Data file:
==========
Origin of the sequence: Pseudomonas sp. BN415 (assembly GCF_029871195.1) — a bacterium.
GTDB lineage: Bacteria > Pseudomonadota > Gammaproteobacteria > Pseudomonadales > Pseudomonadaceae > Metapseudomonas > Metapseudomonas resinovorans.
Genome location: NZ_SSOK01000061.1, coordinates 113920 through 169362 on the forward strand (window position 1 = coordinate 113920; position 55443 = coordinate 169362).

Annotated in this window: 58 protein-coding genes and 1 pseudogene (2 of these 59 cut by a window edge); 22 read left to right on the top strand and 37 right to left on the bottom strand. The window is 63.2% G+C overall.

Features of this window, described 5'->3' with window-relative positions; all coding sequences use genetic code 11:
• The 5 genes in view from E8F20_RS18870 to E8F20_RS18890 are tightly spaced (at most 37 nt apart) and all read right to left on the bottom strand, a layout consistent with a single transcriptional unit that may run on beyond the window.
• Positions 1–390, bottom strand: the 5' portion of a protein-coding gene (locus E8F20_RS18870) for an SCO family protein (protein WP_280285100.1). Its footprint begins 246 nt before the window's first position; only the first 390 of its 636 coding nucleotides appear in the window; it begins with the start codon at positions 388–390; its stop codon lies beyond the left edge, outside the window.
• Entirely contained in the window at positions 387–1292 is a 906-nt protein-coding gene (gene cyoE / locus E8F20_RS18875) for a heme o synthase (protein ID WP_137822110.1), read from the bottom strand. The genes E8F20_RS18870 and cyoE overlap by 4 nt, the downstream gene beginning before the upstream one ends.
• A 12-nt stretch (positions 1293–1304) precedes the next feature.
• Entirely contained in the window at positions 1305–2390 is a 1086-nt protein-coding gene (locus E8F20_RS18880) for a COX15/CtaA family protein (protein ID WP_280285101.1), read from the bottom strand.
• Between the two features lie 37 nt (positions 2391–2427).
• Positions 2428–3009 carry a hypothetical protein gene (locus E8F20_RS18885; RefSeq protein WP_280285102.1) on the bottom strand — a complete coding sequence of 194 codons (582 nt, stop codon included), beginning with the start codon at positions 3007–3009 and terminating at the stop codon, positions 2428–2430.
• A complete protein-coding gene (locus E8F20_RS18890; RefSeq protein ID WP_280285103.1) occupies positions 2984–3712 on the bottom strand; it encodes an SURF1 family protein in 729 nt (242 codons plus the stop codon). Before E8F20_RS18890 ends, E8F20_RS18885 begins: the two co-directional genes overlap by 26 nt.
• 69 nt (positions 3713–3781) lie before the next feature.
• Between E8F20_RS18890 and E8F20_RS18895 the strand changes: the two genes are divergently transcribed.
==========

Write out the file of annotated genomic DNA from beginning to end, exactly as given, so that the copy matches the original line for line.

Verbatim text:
Origin of the sequence: Pseudomonas sp. BN415 (assembly GCF_029871195.1) — a bacterium.
GTDB lineage: Bacteria > Pseudomonadota > Gammaproteobacteria > Pseudomonadales > Pseudomonadaceae > Metapseudomonas > Metapseudomonas resinovorans.
Genome location: NZ_SSOK01000061.1, coordinates 113920 through 169362 on the forward strand (window position 1 = coordinate 113920; position 55443 = coordinate 169362).

Annotated in this window: 58 protein-coding genes and 1 pseudogene (2 of these 59 cut by a window edge); 22 read left to right on the top strand and 37 right to left on the bottom strand. The window is 63.2% G+C overall.

Features of this window, described 5'->3' with window-relative positions; all coding sequences use genetic code 11:
• The 5 genes in view from E8F20_RS18870 to E8F20_RS18890 are tightly spaced (at most 37 nt apart) and all read right to left on the bottom strand, a layout consistent with a single transcriptional unit that may run on beyond the window.
• Positions 1–390, bottom strand: the 5' portion of a protein-coding gene (locus E8F20_RS18870) for an SCO family protein (protein WP_280285100.1). Its footprint begins 246 nt before the window's first position; only the first 390 of its 636 coding nucleotides appear in the window; it begins with the start codon at positions 388–390; its stop codon lies beyond the left edge, outside the window.
• Entirely contained in the window at positions 387–1292 is a 906-nt protein-coding gene (gene cyoE / locus E8F20_RS18875) for a heme o synthase (protein ID WP_137822110.1), read from the bottom strand. The genes E8F20_RS18870 and cyoE overlap by 4 nt, the downstream gene beginning before the upstream one ends.
• A 12-nt stretch (positions 1293–1304) precedes the next feature.
• Entirely contained in the window at positions 1305–2390 is a 1086-nt protein-coding gene (locus E8F20_RS18880) for a COX15/CtaA family protein (protein ID WP_280285101.1), read from the bottom strand.
• Between the two features lie 37 nt (positions 2391–2427).
• Positions 2428–3009 carry a hypothetical protein gene (locus E8F20_RS18885; RefSeq protein WP_280285102.1) on the bottom strand — a complete coding sequence of 194 codons (582 nt, stop codon included), beginning with the start codon at positions 3007–3009 and terminating at the stop codon, positions 2428–2430.
• A complete protein-coding gene (locus E8F20_RS18890; RefSeq protein ID WP_280285103.1) occupies positions 2984–3712 on the bottom strand; it encodes an SURF1 family protein in 729 nt (242 codons plus the stop codon). Before E8F20_RS18890 ends, E8F20_RS18885 begins: the two co-directional genes overlap by 26 nt.
• 69 nt (positions 3713–3781) lie before the next feature.
• Between E8F20_RS18890 and E8F20_RS18895 the strand changes: the two genes are divergently transcribed.